By Sarah Grishpul

Local environmental groups are concerned that the province is overlooking the impact its major infrastructure projects, like the Bradford Bypass, will have on Lake Simcoe’s health.

“There doesn’t seem to be any consideration with any of those projects about whether this will be a net benefit to the people that surround the lake,” said Margaret Prophet, the Executive Director of The Simcoe County Greenbelt Coalition.

The Bradford Bypass is a proposed provincial four-lane highway that would connect the 400 with the 404. The new highway will pass through the northern edge of Bradford and the Holland Marsh.

Ms. Prophet warns that land with a lot of pavement will lead to significant salt runoff in the lake.

“The Conservation Authority for Lake Simcoe basically said if the salt issue doesn’t get under control, it could see Lake Simcoe being toxic within 60 years,” she said.

Another concern is the Town of Innisfil’s plan to build a new GO train station, along with several public and private facilities to service its future Orbit “Smart City” development, which could see the Town’s population grow from 37,000 to 150,000 residents.

Innisfil is seeking a Minister’s Zoning Order (MZO) from the province, which, according to environmental groups, will allow the Town to bypass existing environmental protections and public consultations.

According to Ms. Prophet, removing farmland and wetlands to facilitate this project will put further pressure on Lake Simcoe.

Local environmental groups have long opposed the proposed Upper York Sewage Solution (UYSS), which would see a state-of-the-art sewage plant built near the Holland River to service future growth in Newmarket, Aurora and East Gwillimbury.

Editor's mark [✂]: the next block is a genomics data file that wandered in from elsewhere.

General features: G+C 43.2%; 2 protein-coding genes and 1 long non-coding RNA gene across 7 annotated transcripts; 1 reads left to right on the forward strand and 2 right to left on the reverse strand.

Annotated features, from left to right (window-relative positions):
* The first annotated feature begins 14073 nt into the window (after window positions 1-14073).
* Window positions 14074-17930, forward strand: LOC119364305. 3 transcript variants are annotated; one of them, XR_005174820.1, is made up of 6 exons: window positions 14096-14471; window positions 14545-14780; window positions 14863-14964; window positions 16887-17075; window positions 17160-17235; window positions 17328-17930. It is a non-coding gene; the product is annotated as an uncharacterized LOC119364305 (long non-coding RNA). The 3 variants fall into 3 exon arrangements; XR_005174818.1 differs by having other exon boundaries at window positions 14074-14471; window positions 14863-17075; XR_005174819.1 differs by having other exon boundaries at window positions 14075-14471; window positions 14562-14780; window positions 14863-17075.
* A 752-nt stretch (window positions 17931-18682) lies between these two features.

Operating at full capacity, it could discharge 47 million litres of treated sewage into Lake Simcoe per day.

Ms. Prophet said that tourism and businesses around the lake depend on its cleanliness. And many communities, including Georgina Island, home to the Chippewas of Georgina Island First Nation (CGIFN), rely on the lake for drinking water.

Ms. Prophet believes Lake Simcoe is at a critical point in its recovery and that Ontario’s current growth planning threatens that progress.

She argues that urban sprawl, and the infrastructure projects needed to support it, could overwhelm the area’s sensitive woodlands and wetlands and bring an unhealthy excess of phosphorus into the lake.

“We want to keep our economy strong. We want to reduce the amount of debt. We want to keep Lake Simcoe. There are solutions to all of those things that we can do,” she said, “It just so happens that none of these projects do any of those things,” she said.

Ms. Prophet urges residents in Georgina who care for Lake Simcoe’s well-being to vote for elected officials who will prioritize the lake’s health.

For more information on the environmental threats facing Lake Simcoe, read Lake Simcoe Under Pressure in 2021: Key Stressors and Solutions, written by the Executive Directors of The Simcoe County Greenbelt Coalition and The Rescue Lake Simcoe Coalition.